func insertTask(_ task: HotTask?, at indexPath: IndexPath?) {
        if let task = task, let indexPath = indexPath {
            // put the table view in updating mode
            tableView.beginUpdates()
            
            // add new object to the datasource array
            if (indexPath.section == 1) {
                priorityTasks.insert(task, at: indexPath.row)
            }
            else {
                bonusTasks.insert(task, at: indexPath.row)
            }
            
            // insert a new cell to the table
            tableView.insertRows(at: [indexPath], with: .automatic)
            
            // finish updating table
            tableView.endUpdates()
        }
    }
    
    func deleteTask(at indexPath: IndexPath?) {
        if let indexPath = indexPath {
            // put the table view in updating mode
            tableView.beginUpdates()
            
            // add new object to the datasource array
            if (indexPath.section == 1) {
                priorityTasks.remove(at: indexPath.row)
            }
            else {
                bonusTasks.remove(at: indexPath.row)
            }
            
            // insert a new cell to the table
            tableView.deleteRows(at: [indexPath], with: .automatic)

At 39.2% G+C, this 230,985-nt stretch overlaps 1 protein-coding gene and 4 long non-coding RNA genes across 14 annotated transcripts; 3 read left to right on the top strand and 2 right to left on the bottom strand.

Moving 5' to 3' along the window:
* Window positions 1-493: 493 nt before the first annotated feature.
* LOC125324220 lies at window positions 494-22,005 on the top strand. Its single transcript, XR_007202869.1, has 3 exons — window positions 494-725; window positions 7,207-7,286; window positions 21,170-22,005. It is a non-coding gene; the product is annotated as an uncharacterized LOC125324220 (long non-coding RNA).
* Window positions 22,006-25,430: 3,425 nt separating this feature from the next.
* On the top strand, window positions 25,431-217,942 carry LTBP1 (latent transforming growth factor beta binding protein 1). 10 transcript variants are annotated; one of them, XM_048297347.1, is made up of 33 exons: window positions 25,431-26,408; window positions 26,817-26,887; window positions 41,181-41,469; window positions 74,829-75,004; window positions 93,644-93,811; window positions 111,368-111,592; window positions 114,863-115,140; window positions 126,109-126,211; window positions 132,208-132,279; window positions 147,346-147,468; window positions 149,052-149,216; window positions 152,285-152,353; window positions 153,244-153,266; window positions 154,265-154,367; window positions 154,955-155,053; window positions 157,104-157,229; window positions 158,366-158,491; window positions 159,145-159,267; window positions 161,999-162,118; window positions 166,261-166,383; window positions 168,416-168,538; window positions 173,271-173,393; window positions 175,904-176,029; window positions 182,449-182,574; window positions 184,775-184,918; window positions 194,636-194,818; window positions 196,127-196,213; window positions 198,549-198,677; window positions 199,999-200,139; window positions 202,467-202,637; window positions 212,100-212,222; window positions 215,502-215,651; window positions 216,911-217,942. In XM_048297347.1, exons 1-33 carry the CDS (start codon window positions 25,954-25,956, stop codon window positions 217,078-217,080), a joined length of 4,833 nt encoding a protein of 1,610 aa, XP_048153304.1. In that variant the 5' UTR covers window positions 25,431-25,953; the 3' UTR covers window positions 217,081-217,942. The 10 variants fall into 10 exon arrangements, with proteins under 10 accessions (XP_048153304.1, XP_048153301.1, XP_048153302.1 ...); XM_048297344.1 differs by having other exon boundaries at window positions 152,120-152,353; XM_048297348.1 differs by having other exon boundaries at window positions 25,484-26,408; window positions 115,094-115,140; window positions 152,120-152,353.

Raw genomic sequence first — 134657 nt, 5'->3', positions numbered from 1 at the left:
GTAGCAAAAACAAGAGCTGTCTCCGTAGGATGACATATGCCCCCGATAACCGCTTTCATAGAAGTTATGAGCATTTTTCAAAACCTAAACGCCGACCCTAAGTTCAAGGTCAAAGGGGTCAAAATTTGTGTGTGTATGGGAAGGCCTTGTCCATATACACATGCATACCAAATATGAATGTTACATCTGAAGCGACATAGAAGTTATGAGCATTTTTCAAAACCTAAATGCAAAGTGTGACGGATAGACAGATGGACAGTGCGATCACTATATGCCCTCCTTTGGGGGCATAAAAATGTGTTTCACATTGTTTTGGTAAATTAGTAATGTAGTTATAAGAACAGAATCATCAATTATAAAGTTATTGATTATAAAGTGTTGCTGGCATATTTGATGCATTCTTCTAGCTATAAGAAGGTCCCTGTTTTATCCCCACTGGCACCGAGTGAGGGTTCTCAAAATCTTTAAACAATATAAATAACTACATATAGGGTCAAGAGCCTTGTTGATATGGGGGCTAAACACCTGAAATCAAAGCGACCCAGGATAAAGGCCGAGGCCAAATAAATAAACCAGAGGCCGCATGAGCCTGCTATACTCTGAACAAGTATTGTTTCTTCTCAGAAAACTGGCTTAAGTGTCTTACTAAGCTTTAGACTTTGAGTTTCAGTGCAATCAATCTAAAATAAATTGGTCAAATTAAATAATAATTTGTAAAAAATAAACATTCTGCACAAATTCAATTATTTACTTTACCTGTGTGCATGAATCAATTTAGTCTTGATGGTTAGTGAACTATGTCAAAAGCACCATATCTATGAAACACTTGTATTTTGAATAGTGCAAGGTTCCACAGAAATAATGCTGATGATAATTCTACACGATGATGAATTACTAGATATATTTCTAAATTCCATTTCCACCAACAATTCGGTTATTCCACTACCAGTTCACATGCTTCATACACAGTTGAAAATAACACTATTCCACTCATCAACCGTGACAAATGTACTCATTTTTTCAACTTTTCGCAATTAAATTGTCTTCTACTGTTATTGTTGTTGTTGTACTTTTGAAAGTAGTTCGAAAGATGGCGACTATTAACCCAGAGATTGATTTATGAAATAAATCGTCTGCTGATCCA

// finish updating table
            tableView.endUpdates()
        }
    }

The two functions are very similar.

Let's review! We have:

  •  verified that the parameters have value and that we can proceed;

  • put the table in edit mode;

  • updated the datasource - by either deleting or inserting an item (depending on what section  we work with, we use a corresponding datasource array);

  • performed UI adjustments, notably insertion or deletion from the table view;

  • finished table updates.

Now we have it all covered! 😁

Let's test it! 👩‍🔬

Cell actions on swipe
Cell actions on swipe

Looking good! 😎

Deletion recovery

Here's a challenge: we are deleting a row right away. What if the user swipes a row and then a finger slips and taps "Delete"? 😱 We can come up with a couple of ways to solve the problem:

  • Before permanent deletion, show an alert prompt to confirm the user's intention. This will do... However, from a UX (User Experience) perspective, it's the most annoying thing ever. 

  • We can implement a nice sliding panel with a message stating we've deleted such and such task and present an option to restore. This panel would float for some time and self disappear, assuming no recovery is needed.

  • A third option would be to "listen" to a shake gesture and then show an alert prompt (or a fancy panel) to offer a restoring option.

Why would we show an alert if it's annoying to the user? 🤔

As you may have noticed, the first and the last proposed options offer an alert as part of their implementation. The difference is that in the first scenario we are imposing it on the user (the user has to deal with this each time before attempting to delete a task), while in the second scenario the user triggers the intention to restore (an alert is much less annoying in this context).